The carbine uses thing and stiff electrical cables in hard insulation. The electrical circuit has no fuse. The cables are soldered to the micro switch and mounted on the motor using electrical connectors. The battery is plugged into a mini Tamiya plug.
The fire selector plate is nonstandard.
The fire selector switches are mounted very nicely and in a well conceived way. The ever loosening grub screws, which resulted in the switches falling off all the time, here they are mounted using regular screws but tightened from inside the receiver. Therefore, it connects that parts using a thread and not pressure with a counter-screw. It is a much batter solution.
The motor is a short type one and has no markings. The magnets are weak. The resistance of the axle turned with fingers is minimal.
The motor frame is standard for G36 replicas. The motor position is adjusted using a 2 mm Allen key. It is possible to do it in the field, through a hole in the bottom lid of the pistol grip. The position of the motor in the tested unit had to be corrected. The whole gearbox worked with a noticeable and audible resistance.
The inner barrel and Hop-Up
The inner barrel is made of brass and is 363 mm long. It does not stand out with anything special. We could not find any confirmed information about its inner diameter.
The Hop-Up chamber is typical for a G36 replica with a adjustment ring rotated around the barrel's axis. Turning it up make the HU stronger, turning it down makes it weaker. The chamber is designed for plain nozzles (without the guide in the top part). The Hop-Up bucking is black and standard. The spacer is also standard, soft and in a shape of a cylinder. The chamber and the barrel are pressed hard against the gearbox by a spring mounted on the barrel. To mount the chamber in the receiver you have to push it all they way towards the barrel end and than twist it 90 degrees right. To take it out you push it forward and turn in 90 degrees left.
A word of warning – to insert the barrel into its socket we have to first turn it 90 degrees so after it is pushed and turned it lands in the proper position.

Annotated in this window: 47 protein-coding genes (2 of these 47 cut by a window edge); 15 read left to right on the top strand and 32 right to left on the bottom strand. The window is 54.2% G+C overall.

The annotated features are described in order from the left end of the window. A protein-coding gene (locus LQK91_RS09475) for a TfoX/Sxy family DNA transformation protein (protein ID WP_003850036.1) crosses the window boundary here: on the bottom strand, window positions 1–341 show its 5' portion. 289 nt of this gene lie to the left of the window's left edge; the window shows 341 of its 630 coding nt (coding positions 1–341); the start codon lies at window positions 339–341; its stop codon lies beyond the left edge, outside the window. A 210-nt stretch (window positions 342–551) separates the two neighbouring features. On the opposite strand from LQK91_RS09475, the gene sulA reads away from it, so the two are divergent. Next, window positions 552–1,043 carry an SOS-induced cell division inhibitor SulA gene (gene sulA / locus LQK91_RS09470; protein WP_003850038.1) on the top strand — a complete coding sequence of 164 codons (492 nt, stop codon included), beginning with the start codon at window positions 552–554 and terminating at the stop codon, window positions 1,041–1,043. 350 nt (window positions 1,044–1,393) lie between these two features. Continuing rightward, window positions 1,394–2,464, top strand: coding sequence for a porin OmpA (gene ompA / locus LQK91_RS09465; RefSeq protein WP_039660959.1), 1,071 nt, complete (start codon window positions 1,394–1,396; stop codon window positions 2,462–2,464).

Measurement of muzzle velocity and target shooting test
The tests were carried out on our own enclosed shooting range, at an ambient temperature of 25ºC, the Hop-Up was set to zero. The measurements were made with the XCORTECH X3500 chronograph using Nurpol 0.2 g BBs.
The results (in brackets, the results of measurements copied from the quality certificate that came with the replica - only 5 measurements):
1. 402,9 (374,8)
2. 401,0 (376,2)
3. 404,4 (377,8)
4. 402,2 (378,4)
5. 412,3 (379,1)
Average: 408,3 fps. Average from 5 factory made measurements - 377,3 fps. I do not understand and nor know how this is possible. Do we have thinner air in Poland? Do do not take into consideration that the factory made measurements simply did not take place.
Measured rate of fire (LiPo 11,1 V 2400 mAh, 15 C battery) - 19 BBs/s.
Target shooting test
We used biodegradable 0.25 g BBs by Nuprol for this test. The distance from the target was 25 m. The shooting was done from the K-Zone shooting rest. 10 shots were fired from a replica pulled straight out of the box. We did not adjust the sights. All shots hit the target, the largest distance between hits - 11 cm.
The A-G14 looks better than most popular G36 replicas available on the market (like JG, CYMA). Fitting of parts is better and materials used are batter too. The internal parts used are not of top quality but they are not bad either. Right out of the box the replica has a muzzle velocity of about 410 fps, therefore I will risk a theory that, without exchanging the main spring, therefore without increasing the mechanical stress, it is possible to achieve a muzzle velocity of 450 fps, or slightly more, by making the pneumatic system more airtight.
Deviations from the "standard" which I pointed out in the text and which, to put it mildly, are not advantages, for others may be an incentive to choose this replica. To each their own.